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Blackmagic Brings Apple-Inspired Design to High-End Camera

Blackmagic makes NAB 2012 headlines announcing the Blackmagic Cinema Camera, which captures resolutions of 2.5K in a revolutionary design that will cost an astonishing $2,995.

By cunningly waiting to release its news at the show rather than pre-releasing ahead of time, Blackmagic Design caused quite a stir when it announced the Blackmagic Cinema Camera which captures resolutions of 2.5K in a revolutionary design that will cost an astonishing $2,995.

It would have caused a stir anyway since the product comes a bit out of left field from a company which has built its business on video capture cards.

CEO Grant Petty says the camera "was born from the problems we encountered with cameras. With a lot of cameras the screens are hidden. RAW recording isn't available; it seems like every new camera that comes out is a custom format. Most video cameras clip the range—it's frustrating for us," he says. "The lenses are built in, and we feel that interchangeable lenses are important.

Petty emphasizes three key features of the camera is the company's primary goals in its development: "higher-than-HD resolution, wide dynamic range, and color correction. That's what we wanted to see."

The model, which becomes available this summer, has taken a year to put together and appears inspired by the stylish must-have ergonomics of Apple products.

It features 13 stops of dynamic range, high-resolution 2.5K 4/3" sensor (which is made by an unnamed developer), and an LCD backpanel for metadata entry—"just like a smartphone," says Petty. "Metadata entry is important. You can go straight to an NLE with no searching through files, your material is all there and searchable immediately—that's huge.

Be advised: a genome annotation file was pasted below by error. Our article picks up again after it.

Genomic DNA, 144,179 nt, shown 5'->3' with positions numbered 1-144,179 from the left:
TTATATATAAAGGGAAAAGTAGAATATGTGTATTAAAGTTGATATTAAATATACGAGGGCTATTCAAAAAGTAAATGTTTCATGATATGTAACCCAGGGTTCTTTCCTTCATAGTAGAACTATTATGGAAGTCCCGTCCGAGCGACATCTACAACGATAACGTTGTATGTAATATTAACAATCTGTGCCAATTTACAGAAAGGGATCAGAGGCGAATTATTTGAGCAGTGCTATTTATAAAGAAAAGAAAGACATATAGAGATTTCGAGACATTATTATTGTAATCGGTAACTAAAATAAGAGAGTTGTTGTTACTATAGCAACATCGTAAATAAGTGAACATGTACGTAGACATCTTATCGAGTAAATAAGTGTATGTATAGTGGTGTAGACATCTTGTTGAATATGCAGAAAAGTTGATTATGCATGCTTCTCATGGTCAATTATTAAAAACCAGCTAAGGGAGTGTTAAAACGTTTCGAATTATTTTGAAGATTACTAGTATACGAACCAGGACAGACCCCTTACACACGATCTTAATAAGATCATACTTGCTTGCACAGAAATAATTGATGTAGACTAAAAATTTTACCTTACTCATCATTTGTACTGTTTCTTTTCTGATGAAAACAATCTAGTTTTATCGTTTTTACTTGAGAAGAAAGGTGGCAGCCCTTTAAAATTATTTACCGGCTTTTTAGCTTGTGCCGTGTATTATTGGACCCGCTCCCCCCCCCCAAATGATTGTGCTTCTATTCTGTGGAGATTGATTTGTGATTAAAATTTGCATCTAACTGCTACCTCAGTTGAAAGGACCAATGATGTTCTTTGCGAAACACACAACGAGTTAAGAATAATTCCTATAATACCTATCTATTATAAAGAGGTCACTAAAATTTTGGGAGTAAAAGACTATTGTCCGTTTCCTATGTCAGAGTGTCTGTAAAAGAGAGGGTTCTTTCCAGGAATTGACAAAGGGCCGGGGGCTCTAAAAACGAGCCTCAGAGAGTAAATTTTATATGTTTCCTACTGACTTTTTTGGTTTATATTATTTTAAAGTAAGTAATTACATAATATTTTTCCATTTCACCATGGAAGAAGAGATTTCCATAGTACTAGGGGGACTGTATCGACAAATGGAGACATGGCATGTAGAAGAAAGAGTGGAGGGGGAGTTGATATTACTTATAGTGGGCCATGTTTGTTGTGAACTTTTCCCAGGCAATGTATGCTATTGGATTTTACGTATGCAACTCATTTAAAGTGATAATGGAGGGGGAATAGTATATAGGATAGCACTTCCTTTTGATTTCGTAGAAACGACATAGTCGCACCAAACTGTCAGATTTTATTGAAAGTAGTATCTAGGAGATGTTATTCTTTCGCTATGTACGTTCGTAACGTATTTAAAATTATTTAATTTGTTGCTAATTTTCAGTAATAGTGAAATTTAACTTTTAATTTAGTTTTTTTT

"People relate to cameras in different ways," he continues. "Some are very creative; some like a solid studio look; and some want a rugged news style. There are three personalities in the way people relate to cameras and we feel we've covered these three different ways. We think it has a creative modern design and is very comfortable to use."

Blackmagic director EMEA (Europe, Middle East, Africa) Stuart Ashton says, "We've spent years plugging cameras in with our Decklink capture card series; we understand the outputs. Since acquiring DaVinci, we also feel we know what are good images and what are poor ones. People love the shallow depth of field, the 24p look, and the optics of DSLRs—but they dislike the heavy compression and that the video is clipped. Those cameras are designed for stills, not for grading or matching in postproduction."

The camera is bundled with a full version of the DaVinci Resolve color correction software which can be used to maximize value from the claimed 13 f-stops, and also includes the waveform monitoring package UltraScope.

Perhaps most startling is the recording media. This is a built-in SSD recorder that can capture open standard CinemaDNG RAW, ProRes, and DNxHD files to solid state cards. The files can be stored uncompressed because the SSD has the bandwidth to store video data at the necessary high rates.

Blackmagic Design Cinema Camera

The cards hold 512GB which translates to about an hour of 2.5K material or 5 hours at ProRes HD or DNxHD, which can be taken straight off via Thunderbolt straight to a laptop.

"There are no cameras with SSD and none with Thunderbolt connectivity," says Ashton. "The touchscreen interface and the design element are about revolutionizing the process."

Blackmagic Design Cinema Camera

The camera is compatible with the range of Canon EF and Zeiss ZF mount lenses, but not PL mount for primes; nor is there an autofocus function.

"There are so many focus issues over the duration of a shot that there is not a one-size-fits-all option," says Blackmagic's Soren Phillips. "We are looking at it and, technically, we can make it work but it's a matter of finding the smartest solution for all kinds of focusing situations. We looked at PL mount but wanted to make the camera as accessible to as wide an audience as we can—to make it as egalitarian as possible. We had to make the camera as aspirational to as many people as possible in order to sell a lot of them."

Sample footage taken with the camera by John Bawley can be seen here.

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There's been a lot written about the forthcoming Blackmagic Design Pocket Cinema Camera--mostly by those in forums who haven't handled it. As of May, there were just three models in the U.S. I got my hands on one to see how it works.